Democracy–practice makes perfect?

It is election season for a couple of cooperatives that have me as a member*. One is a worker coop and one is a consumer coop. In both, the main aspect of democracy is voting for the board of directors. this seems to be the one time of the year when the membership acts as a group and makes its will known. Our process seems very similar to the democracy practiced in our towns and on the national level. Once every couple of years we have a “meeting” of sorts and cast our vote for Mayor, Representative, Governor and President. Then we get  back on with our life (and maybe even kvetch about the people that we elected).

This seems to me a rather weak form of democracy. In my work with St. Mary’s University, I have been writing about measuring democracy (and other coop principles) in worker cooperatives. In everyone of our discussions about membership, the incidence of voting seems to be a minor or unimportant issue.  Instead, the measurement of democracy in a cooperative centers on worker development, communication and feedback systems, education of the membership about the business and the cooperative model, transparency, a humane and safe workplace, and the level of mutual respect between the internal stakeholders (managers, leaders, members, employees, insert-a-label-here, etc.).

Elections, I think, represent the worst form of democracy. It really works against building communities by creating winners and losers. At its worst, it creates cults of personality while repressing real issues that face the cooperative. This summer we have witnessed how people act when they feel that they have lost. Whatever you think of the angry mobs appearing at town halls (I don’t quite care if they are grass root or astroturf) the energy isn’t too far from the mobs in Seattle several years ago chanting the slogan “This is what democracy looks like!” Neither groups were building a lot of community or true democracy. In Seattle, at least, other groups were trying to engage in something other than shouting and building coalitions to oppose the forces of globalized capital. I can attest to having seen a few membership meetings in my 21 years as a coop member reach those same levels of frustration, so I know that coops aren’t immune to the problems of electoral democracy.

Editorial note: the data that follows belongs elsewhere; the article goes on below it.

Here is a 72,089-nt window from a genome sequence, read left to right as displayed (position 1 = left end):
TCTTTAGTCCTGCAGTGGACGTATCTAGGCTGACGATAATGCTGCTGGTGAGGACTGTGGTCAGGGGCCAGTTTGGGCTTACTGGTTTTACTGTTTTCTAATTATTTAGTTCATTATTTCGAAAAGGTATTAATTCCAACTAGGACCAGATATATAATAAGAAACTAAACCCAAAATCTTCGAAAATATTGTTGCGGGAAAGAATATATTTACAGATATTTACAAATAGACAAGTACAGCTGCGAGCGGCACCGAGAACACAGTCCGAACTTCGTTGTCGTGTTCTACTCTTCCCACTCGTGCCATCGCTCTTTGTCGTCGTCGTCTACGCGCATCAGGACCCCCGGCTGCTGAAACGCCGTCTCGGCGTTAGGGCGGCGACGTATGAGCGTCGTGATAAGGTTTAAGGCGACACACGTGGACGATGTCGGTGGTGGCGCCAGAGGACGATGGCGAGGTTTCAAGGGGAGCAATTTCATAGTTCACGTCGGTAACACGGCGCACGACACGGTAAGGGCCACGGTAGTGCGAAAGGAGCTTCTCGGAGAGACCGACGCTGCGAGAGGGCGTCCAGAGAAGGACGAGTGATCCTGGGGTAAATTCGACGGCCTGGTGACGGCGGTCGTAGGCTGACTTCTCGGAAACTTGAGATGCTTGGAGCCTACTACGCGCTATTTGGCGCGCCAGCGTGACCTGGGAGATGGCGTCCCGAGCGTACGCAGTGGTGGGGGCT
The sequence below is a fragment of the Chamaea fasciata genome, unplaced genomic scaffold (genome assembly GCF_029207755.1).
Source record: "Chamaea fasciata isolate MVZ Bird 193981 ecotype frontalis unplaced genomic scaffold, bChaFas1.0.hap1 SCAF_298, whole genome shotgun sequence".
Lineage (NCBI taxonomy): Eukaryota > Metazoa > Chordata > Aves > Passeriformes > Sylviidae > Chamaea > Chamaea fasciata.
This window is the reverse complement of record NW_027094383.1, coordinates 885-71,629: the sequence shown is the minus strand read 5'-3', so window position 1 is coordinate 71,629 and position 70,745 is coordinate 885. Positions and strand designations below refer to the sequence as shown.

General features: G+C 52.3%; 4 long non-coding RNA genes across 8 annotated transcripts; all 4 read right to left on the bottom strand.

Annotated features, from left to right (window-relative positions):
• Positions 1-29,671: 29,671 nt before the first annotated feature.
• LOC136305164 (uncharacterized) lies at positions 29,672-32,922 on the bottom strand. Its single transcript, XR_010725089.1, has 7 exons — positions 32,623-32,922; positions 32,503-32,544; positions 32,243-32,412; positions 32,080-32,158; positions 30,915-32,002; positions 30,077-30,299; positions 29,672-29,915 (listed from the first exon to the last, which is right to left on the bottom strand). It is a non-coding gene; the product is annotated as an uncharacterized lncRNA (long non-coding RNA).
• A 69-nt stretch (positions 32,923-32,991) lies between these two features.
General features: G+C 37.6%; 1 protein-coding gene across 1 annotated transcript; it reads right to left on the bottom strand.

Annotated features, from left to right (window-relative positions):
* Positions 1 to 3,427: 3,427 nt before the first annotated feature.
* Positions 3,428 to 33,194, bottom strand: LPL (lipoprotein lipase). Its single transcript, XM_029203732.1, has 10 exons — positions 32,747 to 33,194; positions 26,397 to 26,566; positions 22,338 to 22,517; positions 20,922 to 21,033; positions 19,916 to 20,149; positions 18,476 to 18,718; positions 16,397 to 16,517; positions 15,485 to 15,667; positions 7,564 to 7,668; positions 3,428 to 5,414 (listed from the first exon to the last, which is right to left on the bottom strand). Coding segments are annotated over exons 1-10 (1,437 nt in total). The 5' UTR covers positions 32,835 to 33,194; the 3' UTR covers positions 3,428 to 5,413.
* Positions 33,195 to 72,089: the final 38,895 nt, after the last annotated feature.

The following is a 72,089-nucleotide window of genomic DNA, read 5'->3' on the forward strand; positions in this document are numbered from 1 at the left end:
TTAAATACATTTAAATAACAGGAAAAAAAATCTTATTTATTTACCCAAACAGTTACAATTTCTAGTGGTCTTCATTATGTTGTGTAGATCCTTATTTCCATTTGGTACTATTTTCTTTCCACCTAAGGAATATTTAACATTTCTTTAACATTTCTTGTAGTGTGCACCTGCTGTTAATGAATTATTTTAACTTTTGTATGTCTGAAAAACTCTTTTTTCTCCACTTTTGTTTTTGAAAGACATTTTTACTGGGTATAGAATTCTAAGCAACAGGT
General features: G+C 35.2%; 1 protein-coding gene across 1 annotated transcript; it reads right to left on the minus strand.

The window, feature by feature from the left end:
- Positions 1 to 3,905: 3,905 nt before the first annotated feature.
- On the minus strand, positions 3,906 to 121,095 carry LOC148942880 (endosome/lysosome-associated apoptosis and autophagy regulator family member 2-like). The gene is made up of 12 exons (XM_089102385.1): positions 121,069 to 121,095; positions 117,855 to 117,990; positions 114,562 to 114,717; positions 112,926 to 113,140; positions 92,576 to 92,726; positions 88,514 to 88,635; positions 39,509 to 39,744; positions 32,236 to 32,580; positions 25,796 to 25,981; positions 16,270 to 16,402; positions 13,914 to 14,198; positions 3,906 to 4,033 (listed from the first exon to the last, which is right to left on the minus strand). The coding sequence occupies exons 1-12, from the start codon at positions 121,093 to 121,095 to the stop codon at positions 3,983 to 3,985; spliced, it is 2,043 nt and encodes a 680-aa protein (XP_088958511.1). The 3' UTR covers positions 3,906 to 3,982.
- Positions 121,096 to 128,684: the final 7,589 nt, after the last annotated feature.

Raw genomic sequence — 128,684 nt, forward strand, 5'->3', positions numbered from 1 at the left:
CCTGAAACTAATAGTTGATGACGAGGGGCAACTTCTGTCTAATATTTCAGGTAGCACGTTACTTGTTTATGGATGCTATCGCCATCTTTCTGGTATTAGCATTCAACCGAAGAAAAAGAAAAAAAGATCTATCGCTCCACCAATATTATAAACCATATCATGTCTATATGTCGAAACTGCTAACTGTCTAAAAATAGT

The solution, of course, is participation, transparency and building safe areas of communication. This isn’t easy though as our society seems determined to act differently and create a paradigm of democracy that is the opposite of these qualities. All we can do is practice what we preach. Practice making democracy a living thing that expresses itself each day in the work place. This might create some difficult and even heated conversations at first, but practice make perfect and eventually it might even seem quaint and odd to take a vote of the membership to find out what they think.

*As a disclosure, I got my butt handed to me last night coming in 12th out of 13th at the consumer coop–ouch!

About John McNamara

John spent 26 years with Union Cab of Madison Cooperative and currently helps develop co-op in the Pacific Northwest. He holds a Masters in Management: Co-operatives and Credit Unions from Saint Mary's University and hopes to finish his Ph.D. in Business Administration soon. He has served on the board of the US Federation of Worker Cooperatives and the Board of Governors for the Democracy at Work Network. He currently sits on the Co-op Circle and Mission Circle for Sociocracy for All. He teaches on worker co-operatives and democratic management in the summer at The Evergreen State College.
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